Student - 4 juni 2020

Keeping trees in shape

tekst:
Gastredacteur

There is a very Dutch way to prune and train the branches of trees. As you walk along the Wageningen dyke you can see old willow trees planted in line by the water. A lovely sight: they are so old and majestic. To picture them, imagine the shadow of the Grinch’s hand on a chubby troll. The straight branches coming from an old gnarled trunk are reflected in the water. You can easily spot them on the Rhine when cycling near the Blauwe Kamer.

illustration Henk van Ruitenbeek

The branches of these willows get cut off during the pruning season in February. Then the trees look to me like a big mushroom on top of which geese can rest on a natural perch similar to the ones built for storks. The pruning is a traditional activity. On a February weekend, you can see people by the dyke with extensible pruning shears, ladders, chainsaws and other tools. They are taking care of those old trees.

There are linden trees in front of many Dutch houses to provide shade in summer. These trees are grown as sunshades that don’t take up much space in the garden. To me, they look like a head with elongated tuning pegs from a guitar on it. I was surprised when I saw that branches can be trained into an L shape on a corner to continue the hedge. That’s not something you see back in Italy.

I saw that branches can be trained into an L shape on a corner

I once spotted a recently planted linden tree whose shape reminded me of a music stand. There is poetry in this image. Just as there is accuracy in music, it takes a clear structure to shape young trees. There is beauty in the tradition of those typically Dutch ornamental shapes. I hope now you have been triggered to spot them.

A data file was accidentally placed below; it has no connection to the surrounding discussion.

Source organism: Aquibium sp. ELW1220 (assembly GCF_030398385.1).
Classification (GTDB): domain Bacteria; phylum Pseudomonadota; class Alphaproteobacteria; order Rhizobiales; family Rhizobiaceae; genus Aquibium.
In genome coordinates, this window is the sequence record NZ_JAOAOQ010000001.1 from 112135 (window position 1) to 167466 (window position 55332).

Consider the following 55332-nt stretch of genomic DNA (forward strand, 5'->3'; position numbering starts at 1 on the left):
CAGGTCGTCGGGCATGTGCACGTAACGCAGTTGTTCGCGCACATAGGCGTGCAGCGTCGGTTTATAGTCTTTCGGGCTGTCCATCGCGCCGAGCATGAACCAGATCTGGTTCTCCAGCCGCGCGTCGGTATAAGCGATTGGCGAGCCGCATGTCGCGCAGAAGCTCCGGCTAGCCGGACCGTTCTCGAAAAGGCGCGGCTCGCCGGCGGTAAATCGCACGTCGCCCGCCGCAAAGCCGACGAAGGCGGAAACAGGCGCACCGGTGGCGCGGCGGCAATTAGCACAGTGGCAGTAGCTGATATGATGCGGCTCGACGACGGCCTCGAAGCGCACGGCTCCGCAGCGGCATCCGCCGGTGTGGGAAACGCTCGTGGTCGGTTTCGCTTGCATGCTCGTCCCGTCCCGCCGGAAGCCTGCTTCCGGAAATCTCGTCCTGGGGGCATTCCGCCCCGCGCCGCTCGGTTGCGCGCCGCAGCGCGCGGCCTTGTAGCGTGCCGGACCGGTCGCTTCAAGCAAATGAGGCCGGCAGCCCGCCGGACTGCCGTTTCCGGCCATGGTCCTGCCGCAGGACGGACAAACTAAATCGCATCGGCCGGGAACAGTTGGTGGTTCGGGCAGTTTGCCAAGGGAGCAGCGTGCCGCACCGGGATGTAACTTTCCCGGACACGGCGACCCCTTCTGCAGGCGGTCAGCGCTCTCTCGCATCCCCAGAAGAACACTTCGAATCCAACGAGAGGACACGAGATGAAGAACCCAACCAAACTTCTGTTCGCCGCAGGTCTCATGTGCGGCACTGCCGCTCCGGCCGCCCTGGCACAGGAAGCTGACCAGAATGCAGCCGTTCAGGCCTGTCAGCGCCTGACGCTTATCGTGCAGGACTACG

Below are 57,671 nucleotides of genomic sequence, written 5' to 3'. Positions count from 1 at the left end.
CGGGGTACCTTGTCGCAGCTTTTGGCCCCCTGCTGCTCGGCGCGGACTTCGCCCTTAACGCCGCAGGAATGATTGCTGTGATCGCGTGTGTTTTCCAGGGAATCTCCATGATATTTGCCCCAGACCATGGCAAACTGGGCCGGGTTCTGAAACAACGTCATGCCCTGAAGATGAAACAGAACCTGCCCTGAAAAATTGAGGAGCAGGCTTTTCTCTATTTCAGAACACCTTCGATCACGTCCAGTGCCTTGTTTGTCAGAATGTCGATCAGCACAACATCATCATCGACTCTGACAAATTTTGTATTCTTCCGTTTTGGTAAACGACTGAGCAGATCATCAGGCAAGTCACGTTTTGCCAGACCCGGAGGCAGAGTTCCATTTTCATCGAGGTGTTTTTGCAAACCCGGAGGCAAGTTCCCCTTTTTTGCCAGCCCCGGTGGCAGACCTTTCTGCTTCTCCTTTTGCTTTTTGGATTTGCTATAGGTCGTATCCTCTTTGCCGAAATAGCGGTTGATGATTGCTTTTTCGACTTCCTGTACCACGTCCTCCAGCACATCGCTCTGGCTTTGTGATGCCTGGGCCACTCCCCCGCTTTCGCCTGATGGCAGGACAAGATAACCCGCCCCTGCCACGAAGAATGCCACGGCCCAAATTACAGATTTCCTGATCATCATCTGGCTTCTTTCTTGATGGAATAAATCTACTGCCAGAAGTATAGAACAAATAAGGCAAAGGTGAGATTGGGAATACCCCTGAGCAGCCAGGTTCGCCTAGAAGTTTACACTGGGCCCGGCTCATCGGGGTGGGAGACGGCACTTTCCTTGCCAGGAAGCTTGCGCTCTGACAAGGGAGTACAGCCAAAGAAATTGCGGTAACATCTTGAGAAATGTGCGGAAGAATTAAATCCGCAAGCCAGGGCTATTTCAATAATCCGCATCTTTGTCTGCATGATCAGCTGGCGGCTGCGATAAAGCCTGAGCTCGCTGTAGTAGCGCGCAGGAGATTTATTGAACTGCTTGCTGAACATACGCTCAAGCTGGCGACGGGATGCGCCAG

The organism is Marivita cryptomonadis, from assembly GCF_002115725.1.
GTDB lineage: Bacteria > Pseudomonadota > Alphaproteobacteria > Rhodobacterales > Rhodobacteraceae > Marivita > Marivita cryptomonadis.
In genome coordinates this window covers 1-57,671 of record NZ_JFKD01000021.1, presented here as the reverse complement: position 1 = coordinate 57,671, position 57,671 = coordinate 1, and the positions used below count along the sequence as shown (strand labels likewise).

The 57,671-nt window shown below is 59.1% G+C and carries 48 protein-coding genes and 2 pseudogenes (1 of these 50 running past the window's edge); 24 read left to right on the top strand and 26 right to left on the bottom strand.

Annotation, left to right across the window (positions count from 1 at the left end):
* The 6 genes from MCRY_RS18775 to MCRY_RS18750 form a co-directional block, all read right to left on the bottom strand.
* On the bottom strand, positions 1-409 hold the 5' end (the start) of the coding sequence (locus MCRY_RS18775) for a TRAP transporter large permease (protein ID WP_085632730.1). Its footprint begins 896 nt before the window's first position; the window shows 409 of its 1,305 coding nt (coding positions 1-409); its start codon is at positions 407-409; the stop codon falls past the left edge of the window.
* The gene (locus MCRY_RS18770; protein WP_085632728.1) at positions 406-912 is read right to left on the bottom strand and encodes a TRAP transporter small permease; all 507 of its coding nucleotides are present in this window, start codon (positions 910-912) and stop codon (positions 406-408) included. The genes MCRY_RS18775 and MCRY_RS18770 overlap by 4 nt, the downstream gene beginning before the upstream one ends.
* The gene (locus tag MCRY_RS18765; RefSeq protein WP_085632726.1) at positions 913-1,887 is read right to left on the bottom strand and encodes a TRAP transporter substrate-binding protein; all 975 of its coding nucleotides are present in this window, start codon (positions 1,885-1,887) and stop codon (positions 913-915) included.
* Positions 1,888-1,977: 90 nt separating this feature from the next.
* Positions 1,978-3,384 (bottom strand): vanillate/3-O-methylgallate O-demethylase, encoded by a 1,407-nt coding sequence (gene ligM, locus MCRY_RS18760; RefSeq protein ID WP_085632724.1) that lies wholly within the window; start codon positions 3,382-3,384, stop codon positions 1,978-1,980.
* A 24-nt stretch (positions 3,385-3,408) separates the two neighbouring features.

Elisa Bongiolatti, double degree student of Agricultural and Food Economics, from Italy.

Do you have a nice anecdote about your experience going Dutch? Send it in! Describe an encounter with Dutch culture in detail and comment on it briefly. 300 words max. Send it to resource@wur.nl and earn twenty-five euros and Dutch candy.

NL:

In Italië laten ze boomtakken doen wat boomtakken doen, maar in Nederland willen we de boel graag naar onze hand zetten. Elise Bongiolatti ziet hoe in februari groepen Wageningers naar de uiterwaarden trekken met grote snoeimessen en zagen om de wilgen in bedwang te krijgen. En ook hoe Nederlanders lindebomen gebruiken als een soort buitengordijnen: we leiden de takken in een platte vorm voor ons huis langs en zelfs de hoek om! Daar zit poëzie in, vindt Elise.


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